Whitman attended the public reburial of Poe's remains in Baltimore in 1876. Whitman was invited to sit on the platform at the event, but declined the offer to speak, as was reported in the November 16 Washington Star (the account was most likely written by Whitman himself). "Here he was reported to have said in an informal interview that he had long had a distaste for Poe's writings, in which he missed the sunlight, fresh air, and health, but he had recently come to appreciate Poe's special place in literary history" (468).[pages:44,54,65,71,80-81,342,468,542,552(n20)]
"Edgar Allan Poe (1809-1849) is one of the two American poets regarded with greatest respect by authors and critics in England and on the Continent [...] because his subject matter is so universal-located out of space and out of time-and because he was such a master craftsman in his art" (173).[pages:108, 173-189, 242, 343, 411, 481,482]
When Aldrich began his assistant editorship at The Home Journal, he wrote and worked at the same desk Poe used when he worked at the paper (231).
Poe pronounced Alice Cary's "Pictures of a Memory" "one of the very finest poems produced in America" (246). Derby also writes that "When Edgar Allan Poe published his sketches of the literati of New York City, in 1846, he placed Mrs. Smith [Elizabeth Oakes Smith] in the front rank among the poets of this country." Derby also briefly discusses Poe's review of her poem "The Sinless Child" (546). Derby also includes Mrs. Smith's recollections of Poe, including the following:
"Mr. Poe called on me a great many times, and was always the gentleman. His conversation without being fluent was ready and pointed; he could turn a compliment almost as elegantly as N.P. Willis. Oftentimes, Poe would converse with me upon literature, metaphysics, poetry, and everything in that direction, but he never talked about his immediate surroundings. When he was talking and interested he had that far-away look which was so usual with him" (547).
Of the publication of the Raven, Derby also quotes Mrs. Smith:
"The Raven was first published in the New York Review. I had not seen it, when one evening Charles Fenno Hoffman called with the Review, and read it to me. He was a fine reader, and read the poem with great feeling. His reading affected me so much I arose and walked the floor, and said to him, 'It is Edgar Poe himself.' He had not told me who the author was; indeed, it was published anonymously. 'Well,' said I, 'every production of genius has an internal life as well as its external. Now, how do you interpret this, Mr. Hoffman?' The latter, who had many disappointments and griefs in life, replied, 'It is despair brooding over wisdom.'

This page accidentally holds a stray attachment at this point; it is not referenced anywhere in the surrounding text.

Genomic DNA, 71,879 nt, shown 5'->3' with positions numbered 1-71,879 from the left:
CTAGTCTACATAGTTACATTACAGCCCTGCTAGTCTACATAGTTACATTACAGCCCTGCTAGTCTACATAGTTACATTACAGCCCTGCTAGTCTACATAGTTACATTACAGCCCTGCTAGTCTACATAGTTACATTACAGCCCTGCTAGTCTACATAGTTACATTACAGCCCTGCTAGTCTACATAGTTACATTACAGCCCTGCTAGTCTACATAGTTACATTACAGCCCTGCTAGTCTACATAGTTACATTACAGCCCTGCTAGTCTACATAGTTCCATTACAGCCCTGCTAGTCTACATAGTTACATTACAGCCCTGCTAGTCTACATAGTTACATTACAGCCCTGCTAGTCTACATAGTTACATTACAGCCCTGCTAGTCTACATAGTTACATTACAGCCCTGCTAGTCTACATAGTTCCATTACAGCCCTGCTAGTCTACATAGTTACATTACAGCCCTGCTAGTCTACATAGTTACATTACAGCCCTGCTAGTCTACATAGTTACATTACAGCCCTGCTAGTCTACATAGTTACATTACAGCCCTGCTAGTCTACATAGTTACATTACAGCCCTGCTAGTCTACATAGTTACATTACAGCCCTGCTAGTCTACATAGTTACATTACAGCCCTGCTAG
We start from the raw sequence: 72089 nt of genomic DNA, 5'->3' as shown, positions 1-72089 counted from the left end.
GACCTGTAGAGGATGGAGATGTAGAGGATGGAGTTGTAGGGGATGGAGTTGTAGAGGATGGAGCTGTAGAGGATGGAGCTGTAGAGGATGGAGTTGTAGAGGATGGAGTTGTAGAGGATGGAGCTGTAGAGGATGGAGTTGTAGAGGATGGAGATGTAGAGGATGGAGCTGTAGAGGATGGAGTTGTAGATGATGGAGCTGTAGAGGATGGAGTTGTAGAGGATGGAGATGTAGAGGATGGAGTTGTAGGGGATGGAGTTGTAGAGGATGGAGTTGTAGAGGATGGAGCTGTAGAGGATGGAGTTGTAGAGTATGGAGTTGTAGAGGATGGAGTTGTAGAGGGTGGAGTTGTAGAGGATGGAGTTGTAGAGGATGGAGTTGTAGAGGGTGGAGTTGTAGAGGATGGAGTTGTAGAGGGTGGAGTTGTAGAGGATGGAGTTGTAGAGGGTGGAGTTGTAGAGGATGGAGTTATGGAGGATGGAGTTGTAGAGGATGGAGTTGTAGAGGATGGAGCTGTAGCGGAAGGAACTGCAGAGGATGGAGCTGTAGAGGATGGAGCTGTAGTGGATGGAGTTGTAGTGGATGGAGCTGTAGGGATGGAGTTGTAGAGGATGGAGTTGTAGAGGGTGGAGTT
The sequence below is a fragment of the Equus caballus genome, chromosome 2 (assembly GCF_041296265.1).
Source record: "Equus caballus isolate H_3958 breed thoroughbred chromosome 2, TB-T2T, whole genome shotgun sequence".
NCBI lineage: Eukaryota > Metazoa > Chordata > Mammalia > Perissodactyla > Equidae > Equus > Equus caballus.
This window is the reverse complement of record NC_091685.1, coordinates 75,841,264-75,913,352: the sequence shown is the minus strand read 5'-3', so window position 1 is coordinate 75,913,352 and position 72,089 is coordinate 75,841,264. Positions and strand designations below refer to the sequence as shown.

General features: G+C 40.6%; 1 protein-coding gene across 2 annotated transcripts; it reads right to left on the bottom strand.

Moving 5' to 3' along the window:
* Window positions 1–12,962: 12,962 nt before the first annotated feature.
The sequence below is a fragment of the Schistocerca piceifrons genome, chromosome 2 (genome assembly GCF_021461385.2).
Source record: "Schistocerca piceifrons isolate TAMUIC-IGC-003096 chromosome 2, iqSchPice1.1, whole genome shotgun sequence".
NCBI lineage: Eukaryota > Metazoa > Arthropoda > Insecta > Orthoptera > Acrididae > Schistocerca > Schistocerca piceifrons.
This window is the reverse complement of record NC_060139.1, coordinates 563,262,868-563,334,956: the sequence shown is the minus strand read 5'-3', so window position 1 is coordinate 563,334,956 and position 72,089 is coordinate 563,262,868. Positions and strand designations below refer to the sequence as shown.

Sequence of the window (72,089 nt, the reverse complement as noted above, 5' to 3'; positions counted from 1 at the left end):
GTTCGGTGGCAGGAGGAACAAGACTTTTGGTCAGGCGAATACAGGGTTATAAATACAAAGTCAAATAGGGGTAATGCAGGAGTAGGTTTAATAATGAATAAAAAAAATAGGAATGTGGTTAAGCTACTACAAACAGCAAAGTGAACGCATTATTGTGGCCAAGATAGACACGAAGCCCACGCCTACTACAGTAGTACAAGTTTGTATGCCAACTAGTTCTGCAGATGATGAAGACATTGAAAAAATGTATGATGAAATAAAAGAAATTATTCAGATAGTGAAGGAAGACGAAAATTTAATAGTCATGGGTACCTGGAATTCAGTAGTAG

The next morning who should call but Mr. Poe. I told him what Mr. Hoffman had said. Poe folded his arms and looked down, saying, 'That is a recognition.' Soon the Raven became known everwhere and everyone was saying 'Nevermore.'
One afternoon Poe called on me and said, 'I find my Raven is really being talked about a great deal. I was at the theatre last night, and the actor interpolated the word "Nevermore," and it did add force to the sentiment that was given, and the audience immediately (he looked so pleased when he said this), evidently took the allusion.'
One day he said to me, as he rolled up some of his MS., 'Sometimes I think that all my success is due to my good penmanship, my writing with such care, finishing my paragraphs, and the care I take of my manuscript,' which was really equal to copper-plate" (547-548).
Derby mentions that a young Stoddard was given his story "Ulalume" to read and critique by Mrs. Kirkland, editor of the Union Magazine. Stoddard told Mrs. Kirkland that he did not understand the story, and she decided to return the story to its author (597).[pages:231,246,252,297,302-303,348,546-548,585,588-590,597,622,662]
Ford mentions that Poe was the "idol" of the Pfaffians, and he notes that they appreciated "Poe's genius" (1).[pages:1]
Gardette claimed that the "Fire Fiend" was a posthumous manuscript of Poe's.
Aldrich mentions in a letter to Howells that he would like to write a book about the New York he knew when he was seventeen or eighteen and the writers of the time were "still prowling the streets, upon which still rested the shadow of Poe" (192).
Aldrich mentions him in a letter to Stedman in which they are talking about highly ranked American poets and Aldrich's low opinion of Lanier. Aldrich says: "I don't believe there are five critics who would rank him [Lanier] with Poe, Bryant, Emerson, Whittier, and Lowell. (I mention Poe, though I've an idea that if Poe had been an exemplary, conventional, tax-oppressed citizen, like Longfellow, his few poems, as striking as they are, would not have made so great a stir.)" (215).[pages:192,215]
This text identifies the following pseudonyms: Marginalia (60), Hans Pfaal (110).[pages:60, 110]